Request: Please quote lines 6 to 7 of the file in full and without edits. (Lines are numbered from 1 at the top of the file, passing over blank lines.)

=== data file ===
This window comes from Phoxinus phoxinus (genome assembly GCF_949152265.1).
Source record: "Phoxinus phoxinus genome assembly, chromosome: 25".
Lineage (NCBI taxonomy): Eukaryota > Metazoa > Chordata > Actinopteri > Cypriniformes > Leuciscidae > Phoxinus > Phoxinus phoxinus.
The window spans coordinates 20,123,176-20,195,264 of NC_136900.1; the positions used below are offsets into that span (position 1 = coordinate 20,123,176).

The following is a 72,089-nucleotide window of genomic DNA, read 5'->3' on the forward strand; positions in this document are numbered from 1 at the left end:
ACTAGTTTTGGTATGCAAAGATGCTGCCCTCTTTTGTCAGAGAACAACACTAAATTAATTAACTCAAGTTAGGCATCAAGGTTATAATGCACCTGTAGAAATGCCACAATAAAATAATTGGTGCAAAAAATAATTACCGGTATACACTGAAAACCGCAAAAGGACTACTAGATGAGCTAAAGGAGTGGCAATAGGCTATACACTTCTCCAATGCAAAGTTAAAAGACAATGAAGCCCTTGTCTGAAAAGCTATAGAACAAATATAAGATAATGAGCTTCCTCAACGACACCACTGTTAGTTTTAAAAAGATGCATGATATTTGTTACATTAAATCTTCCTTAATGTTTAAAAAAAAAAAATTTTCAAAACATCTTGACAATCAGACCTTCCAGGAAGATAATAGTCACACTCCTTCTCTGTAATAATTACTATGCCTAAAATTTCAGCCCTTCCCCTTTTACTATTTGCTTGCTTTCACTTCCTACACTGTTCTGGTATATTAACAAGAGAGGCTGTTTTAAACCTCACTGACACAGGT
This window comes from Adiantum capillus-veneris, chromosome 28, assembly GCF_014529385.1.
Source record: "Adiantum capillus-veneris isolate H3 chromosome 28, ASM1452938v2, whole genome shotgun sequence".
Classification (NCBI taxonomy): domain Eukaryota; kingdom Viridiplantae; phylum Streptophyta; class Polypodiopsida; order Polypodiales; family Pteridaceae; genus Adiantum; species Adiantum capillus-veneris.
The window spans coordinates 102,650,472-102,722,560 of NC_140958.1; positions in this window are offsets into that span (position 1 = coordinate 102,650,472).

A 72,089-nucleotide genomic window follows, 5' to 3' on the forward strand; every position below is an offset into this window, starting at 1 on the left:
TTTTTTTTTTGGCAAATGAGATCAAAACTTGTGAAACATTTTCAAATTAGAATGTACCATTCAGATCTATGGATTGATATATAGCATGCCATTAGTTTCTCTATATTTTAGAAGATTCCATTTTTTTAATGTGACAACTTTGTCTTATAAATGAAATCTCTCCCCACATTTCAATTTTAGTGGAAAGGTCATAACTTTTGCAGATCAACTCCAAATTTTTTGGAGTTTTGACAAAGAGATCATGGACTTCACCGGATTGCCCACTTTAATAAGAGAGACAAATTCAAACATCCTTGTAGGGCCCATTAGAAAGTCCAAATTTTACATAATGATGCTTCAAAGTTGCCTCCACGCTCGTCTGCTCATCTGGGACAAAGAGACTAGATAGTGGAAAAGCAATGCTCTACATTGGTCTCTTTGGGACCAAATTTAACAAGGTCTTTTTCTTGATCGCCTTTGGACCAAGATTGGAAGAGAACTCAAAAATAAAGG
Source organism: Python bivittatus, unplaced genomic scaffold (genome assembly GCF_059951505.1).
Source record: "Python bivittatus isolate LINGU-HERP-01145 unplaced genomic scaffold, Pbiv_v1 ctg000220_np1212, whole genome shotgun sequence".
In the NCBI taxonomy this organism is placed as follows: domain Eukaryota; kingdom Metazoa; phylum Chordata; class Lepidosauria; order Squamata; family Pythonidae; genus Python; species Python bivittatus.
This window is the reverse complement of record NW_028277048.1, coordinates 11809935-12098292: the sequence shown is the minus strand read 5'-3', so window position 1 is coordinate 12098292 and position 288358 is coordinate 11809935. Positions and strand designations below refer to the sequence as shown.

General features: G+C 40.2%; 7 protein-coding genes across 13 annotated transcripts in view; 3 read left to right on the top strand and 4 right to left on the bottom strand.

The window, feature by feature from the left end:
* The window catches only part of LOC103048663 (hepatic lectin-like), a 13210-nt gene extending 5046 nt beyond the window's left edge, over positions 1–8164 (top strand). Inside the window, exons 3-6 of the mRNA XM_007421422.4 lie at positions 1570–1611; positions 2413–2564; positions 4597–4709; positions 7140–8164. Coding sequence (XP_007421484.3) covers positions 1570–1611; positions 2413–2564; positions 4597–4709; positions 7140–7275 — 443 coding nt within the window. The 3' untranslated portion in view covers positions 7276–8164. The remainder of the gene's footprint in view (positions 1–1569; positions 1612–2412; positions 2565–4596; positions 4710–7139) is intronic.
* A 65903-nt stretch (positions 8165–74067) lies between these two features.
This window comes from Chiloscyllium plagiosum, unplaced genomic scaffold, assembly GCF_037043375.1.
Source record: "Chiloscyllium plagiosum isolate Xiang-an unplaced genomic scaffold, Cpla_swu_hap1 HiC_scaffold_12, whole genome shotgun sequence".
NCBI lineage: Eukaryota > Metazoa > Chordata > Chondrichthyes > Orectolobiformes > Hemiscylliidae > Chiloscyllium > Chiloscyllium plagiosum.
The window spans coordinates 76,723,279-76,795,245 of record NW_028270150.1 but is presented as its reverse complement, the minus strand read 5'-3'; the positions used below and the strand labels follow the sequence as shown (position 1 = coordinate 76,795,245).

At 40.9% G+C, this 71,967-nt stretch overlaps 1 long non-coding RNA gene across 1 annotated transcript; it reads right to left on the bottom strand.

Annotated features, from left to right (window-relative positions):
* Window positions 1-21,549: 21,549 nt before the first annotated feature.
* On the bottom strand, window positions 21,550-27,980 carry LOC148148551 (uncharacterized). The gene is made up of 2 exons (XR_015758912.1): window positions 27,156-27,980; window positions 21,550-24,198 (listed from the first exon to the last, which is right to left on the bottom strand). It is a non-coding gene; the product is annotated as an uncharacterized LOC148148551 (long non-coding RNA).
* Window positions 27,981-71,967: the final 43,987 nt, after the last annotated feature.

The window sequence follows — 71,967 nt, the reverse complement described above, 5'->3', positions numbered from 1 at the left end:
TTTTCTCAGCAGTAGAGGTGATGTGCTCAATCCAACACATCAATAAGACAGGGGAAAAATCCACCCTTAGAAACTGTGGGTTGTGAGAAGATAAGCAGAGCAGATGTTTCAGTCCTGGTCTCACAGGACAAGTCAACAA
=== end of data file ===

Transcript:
ACTAGTTTTGGTATGCAAAGATGCTGCCCTCTTTTGTCAGAGAACAACACTAAATTAATTAACTCAAGTTAGGCATCAAGGTTATAATGCACCTGTAGAAATGCCACAATAAAATAATTGGTGCAAAAAATAATTACCGGTATACACTGAAAACCGCAAAAGGACTACTAGATGAGCTAAAGGAGTGGCAATAGGCTATACACTTCTCCAATGCAAAGTTAAAAGACAATGAAGCCCTTGTCTGAAAAGCTATAGAACAAATATAAGATAATGAGCTTCCTCAACGACACCACTGTTAGTTTTAAAAAGATGCATGATATTTGTTACATTAAATCTTCCTTAATGTTTAAAAAAAAAAAATTTTCAAAACATCTTGACAATCAGACCTTCCAGGAAGATAATAGTCACACTCCTTCTCTGTAATAATTACTATGCCTAAAATTTCAGCCCTTCCCCTTTTACTATTTGCTTGCTTTCACTTCCTACACTGTTCTGGTATATTAACAAGAGAGGCTGTTTTAAACCTCACTGACACAGGT
This window comes from Adiantum capillus-veneris, chromosome 28, assembly GCF_014529385.1.